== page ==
New laws being proposed by the government are set to usher in the most comprehensive overhaul in building regulations for 40 years.
Ministers will appoint the UK’s first chief inspector of buildings in a raft of reforms prompted by the Grenfell Tower disaster and to address the fact that thousands of other high-rise buildings across the country are currently in breach of fire safety regulations.
The chief inspector role will head up a national regulator of building safety who will also oversee a system that will designate an “accountable person” for each high-rise building. The accountable person will also have to respond to any residents’ complaints that may be made about safety. Many residents at Grenfell Tower said that their fears about safety were ignored by their landlords before the fire which took place on 14 June 2017, killing 72 people.
The national regulator of building safety will introduce new complaints handling requirements “to make sure effective action is taken where concerns are raised”. The proposals are outlined in a new Building Safety bill due to be published by the government today which will “ensure that high-rise buildings and the people who live in them are being kept safe and will have new powers to raise and enforce higher standards of safety and performance across all buildings,” said a spokesperson for the Department of Housing, Communities and Local Government.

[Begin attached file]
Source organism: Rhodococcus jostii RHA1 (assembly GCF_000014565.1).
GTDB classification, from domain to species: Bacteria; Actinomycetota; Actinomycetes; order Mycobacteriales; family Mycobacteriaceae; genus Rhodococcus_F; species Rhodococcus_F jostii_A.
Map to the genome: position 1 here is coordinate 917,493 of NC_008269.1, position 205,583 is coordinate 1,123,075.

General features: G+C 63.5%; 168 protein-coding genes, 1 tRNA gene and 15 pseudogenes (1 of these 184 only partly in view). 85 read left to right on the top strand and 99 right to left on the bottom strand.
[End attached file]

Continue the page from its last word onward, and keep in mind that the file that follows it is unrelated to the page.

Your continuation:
A key role of the new regulator will be to improve the competence of people responsible for managing and overseeing building work and the government hopes that the bill and the regulator’s wide powers will prevent a disaster like Grenfell ever happening again. Robert Jenrick, the housing minister, commented: “I am calling on the industry to actively prepare for these changes now. It is vital that the sector moves in step with us, to provide confidence and reassurance to residents that their safety is firmly at the heart of everything we do.”
Judith Hackitt, whose official review of building safety after the Grenfell fire has led to the new legislative measures has given her backing to the bill, saying: “It meets the ambitions and recommendations set out in my review.”
The first draft of the bill will now be examined in detail by a parliamentary select committee before a the final version is drawn up by the government and laid before MPs in the autumn.